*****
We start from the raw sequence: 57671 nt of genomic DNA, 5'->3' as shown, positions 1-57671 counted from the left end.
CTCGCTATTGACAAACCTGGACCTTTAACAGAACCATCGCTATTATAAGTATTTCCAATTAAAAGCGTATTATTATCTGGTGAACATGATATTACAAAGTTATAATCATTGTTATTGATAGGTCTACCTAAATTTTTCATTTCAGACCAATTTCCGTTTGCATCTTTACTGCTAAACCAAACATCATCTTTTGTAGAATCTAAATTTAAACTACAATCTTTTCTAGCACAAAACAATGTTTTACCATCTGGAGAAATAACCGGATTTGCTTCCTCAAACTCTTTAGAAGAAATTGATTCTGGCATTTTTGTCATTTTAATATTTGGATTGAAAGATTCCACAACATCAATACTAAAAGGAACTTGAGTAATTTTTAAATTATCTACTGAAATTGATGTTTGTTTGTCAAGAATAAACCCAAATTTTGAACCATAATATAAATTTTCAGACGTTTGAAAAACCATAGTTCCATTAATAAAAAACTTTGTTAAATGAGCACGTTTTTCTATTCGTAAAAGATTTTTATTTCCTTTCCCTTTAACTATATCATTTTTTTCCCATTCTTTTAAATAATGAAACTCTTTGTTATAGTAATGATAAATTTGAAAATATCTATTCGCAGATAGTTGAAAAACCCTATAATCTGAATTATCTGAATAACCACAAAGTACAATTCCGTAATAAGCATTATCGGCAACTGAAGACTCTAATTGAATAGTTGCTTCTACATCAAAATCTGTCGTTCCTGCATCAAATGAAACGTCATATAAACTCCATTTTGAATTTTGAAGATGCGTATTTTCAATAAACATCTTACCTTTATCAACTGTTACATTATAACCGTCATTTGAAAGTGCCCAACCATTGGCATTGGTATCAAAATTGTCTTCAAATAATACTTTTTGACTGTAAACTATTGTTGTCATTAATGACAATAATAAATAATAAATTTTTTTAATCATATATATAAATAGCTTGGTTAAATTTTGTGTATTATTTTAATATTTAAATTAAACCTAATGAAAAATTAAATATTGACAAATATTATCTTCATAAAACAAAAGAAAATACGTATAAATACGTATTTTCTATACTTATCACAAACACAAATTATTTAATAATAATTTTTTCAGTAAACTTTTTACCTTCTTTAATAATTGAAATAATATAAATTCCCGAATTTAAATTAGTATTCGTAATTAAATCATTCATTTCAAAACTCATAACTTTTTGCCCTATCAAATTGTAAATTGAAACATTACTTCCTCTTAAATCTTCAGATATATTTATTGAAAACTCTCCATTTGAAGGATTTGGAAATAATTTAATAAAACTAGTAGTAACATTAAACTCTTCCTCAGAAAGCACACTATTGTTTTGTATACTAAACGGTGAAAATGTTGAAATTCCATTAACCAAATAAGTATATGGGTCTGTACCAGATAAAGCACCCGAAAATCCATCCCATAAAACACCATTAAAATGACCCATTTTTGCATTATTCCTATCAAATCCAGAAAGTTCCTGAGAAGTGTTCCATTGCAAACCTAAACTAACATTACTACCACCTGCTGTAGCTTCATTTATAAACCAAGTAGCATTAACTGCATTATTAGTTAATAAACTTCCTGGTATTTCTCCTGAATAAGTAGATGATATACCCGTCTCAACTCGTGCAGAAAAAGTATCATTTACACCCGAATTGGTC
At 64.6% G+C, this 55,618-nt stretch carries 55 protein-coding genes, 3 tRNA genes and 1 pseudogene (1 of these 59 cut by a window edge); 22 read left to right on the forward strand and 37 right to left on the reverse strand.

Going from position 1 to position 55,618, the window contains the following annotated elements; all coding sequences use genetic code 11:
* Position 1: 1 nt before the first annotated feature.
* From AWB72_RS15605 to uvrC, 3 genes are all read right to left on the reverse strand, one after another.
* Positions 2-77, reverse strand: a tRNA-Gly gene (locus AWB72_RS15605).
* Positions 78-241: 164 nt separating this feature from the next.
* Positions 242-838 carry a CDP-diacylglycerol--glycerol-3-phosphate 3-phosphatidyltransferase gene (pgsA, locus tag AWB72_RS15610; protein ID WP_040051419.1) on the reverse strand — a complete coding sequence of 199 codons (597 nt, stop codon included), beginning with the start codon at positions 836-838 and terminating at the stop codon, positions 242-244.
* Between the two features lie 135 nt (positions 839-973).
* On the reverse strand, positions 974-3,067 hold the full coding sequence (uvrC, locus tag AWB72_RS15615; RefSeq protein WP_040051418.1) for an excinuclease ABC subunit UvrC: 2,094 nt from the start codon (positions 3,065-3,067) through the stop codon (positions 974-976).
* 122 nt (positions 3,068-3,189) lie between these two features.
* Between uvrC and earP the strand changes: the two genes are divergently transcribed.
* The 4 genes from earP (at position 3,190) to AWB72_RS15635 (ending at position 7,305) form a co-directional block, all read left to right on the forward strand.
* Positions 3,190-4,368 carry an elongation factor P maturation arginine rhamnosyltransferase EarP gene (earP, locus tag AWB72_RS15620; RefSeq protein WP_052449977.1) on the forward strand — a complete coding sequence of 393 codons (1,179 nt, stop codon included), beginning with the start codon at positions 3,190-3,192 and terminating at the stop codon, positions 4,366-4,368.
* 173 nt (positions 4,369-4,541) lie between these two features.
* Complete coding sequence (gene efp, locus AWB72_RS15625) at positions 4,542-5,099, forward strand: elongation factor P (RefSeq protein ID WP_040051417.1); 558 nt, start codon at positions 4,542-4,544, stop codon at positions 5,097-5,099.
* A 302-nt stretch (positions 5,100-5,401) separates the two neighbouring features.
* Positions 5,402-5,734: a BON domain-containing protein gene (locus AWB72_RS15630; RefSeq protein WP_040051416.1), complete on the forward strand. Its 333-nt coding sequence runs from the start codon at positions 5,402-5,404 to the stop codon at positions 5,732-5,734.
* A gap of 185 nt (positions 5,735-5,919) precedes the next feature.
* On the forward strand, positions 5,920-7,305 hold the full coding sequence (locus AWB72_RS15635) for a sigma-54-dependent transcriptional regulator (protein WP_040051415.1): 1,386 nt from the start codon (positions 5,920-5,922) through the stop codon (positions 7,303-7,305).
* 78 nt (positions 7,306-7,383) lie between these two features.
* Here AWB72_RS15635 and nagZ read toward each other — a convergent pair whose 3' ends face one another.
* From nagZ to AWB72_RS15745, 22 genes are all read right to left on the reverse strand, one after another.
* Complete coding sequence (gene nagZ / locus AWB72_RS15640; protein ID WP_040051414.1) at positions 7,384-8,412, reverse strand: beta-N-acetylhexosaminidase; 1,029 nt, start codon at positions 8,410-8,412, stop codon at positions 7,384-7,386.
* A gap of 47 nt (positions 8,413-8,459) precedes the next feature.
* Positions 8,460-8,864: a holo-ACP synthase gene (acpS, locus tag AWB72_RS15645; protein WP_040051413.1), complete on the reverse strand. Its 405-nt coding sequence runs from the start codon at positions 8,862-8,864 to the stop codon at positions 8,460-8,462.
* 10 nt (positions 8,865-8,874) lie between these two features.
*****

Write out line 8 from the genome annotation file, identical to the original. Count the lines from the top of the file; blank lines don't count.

* Positions 78-241: 164 nt separating this feature from the next.